Daily Mail reported that British experts are growing human body parts like nose and ears in laboratory.
"This is a nose we're growing for a patient next month," professor Alexander Seifalian says matter-of-factly, plucking a petri dish from the bench beside him.
Inside is an utterly lifelike appendage, swimming in red goo. Alongside it is another dish containing an ear. "It's a world first," he says smiling.
His lab is little more than a series of worn wooden desktops strewn with beakers, solutions, taps, medical jars, tubing and looks like a school chemistry lab.
But it's from here that Seifalian leads University College London's Department of Nanotechnology and Regenerative Medicine.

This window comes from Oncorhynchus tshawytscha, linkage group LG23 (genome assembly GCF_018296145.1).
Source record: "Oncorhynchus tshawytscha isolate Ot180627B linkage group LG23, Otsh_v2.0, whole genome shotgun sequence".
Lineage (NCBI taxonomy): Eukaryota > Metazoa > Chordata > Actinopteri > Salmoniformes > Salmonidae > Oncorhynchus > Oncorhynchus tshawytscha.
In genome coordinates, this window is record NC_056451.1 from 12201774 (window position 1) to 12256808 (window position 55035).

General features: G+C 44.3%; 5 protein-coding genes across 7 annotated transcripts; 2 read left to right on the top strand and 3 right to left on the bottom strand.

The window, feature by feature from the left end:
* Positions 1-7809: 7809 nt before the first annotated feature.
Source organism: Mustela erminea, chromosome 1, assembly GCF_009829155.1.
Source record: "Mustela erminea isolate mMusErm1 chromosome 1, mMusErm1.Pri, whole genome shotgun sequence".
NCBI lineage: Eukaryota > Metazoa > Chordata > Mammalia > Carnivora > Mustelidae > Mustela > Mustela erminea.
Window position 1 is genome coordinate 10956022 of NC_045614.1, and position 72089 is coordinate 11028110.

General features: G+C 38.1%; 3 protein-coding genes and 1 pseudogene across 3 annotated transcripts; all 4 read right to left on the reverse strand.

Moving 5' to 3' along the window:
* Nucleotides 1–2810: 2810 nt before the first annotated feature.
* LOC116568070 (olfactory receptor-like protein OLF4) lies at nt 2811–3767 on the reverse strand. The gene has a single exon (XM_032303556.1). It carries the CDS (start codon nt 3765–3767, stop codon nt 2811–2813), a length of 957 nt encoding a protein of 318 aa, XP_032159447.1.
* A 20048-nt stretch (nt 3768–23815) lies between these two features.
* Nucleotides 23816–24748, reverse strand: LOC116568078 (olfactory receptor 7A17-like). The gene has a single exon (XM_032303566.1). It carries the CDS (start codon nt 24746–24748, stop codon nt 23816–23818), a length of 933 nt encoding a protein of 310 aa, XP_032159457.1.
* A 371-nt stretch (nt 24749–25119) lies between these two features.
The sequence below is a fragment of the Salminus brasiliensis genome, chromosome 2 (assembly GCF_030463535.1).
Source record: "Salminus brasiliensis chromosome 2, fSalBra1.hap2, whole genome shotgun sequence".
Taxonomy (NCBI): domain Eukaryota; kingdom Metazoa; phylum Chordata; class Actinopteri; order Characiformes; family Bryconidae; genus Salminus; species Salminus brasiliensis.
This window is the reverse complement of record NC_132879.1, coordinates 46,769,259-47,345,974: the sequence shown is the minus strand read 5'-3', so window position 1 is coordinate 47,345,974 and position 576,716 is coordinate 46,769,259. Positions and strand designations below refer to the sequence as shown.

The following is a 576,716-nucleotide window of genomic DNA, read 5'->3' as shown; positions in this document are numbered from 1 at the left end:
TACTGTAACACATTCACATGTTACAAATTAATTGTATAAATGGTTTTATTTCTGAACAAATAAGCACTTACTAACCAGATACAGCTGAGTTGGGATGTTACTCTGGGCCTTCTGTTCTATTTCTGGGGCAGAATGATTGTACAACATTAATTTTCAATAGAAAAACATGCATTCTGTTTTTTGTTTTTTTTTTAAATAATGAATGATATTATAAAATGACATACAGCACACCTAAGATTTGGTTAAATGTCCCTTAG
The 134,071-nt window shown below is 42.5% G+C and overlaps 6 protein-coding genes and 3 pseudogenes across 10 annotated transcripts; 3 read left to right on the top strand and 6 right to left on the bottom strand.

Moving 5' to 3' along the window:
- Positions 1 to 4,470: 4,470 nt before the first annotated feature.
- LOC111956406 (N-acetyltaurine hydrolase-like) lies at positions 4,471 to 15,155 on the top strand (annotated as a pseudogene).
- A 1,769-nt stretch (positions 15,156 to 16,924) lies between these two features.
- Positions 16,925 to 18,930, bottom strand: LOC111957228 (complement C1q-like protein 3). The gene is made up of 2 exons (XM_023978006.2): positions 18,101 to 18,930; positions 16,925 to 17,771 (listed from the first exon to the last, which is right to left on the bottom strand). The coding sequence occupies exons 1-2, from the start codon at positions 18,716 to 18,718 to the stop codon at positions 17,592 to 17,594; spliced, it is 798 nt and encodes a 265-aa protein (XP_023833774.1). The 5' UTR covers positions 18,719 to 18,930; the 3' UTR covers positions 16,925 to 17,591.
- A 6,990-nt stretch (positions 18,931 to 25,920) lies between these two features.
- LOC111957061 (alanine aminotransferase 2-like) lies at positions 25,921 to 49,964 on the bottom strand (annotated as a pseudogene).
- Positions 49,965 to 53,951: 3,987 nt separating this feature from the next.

When the nose is transferred to the patient, it doesn't go directly onto the face but will be placed inside a balloon inserted beneath the skin on their arm.
After four weeks, during which time skin and blood vessels can grow, the nose can be monitored, then it can be transplanted to the face.
At the cutting edge of modern medicine, Seifalian and his team are focusing on growing replacement organs and body parts to order using a patient's own cells. There will be no more waiting for donors - just a quick swap, the newspaper added.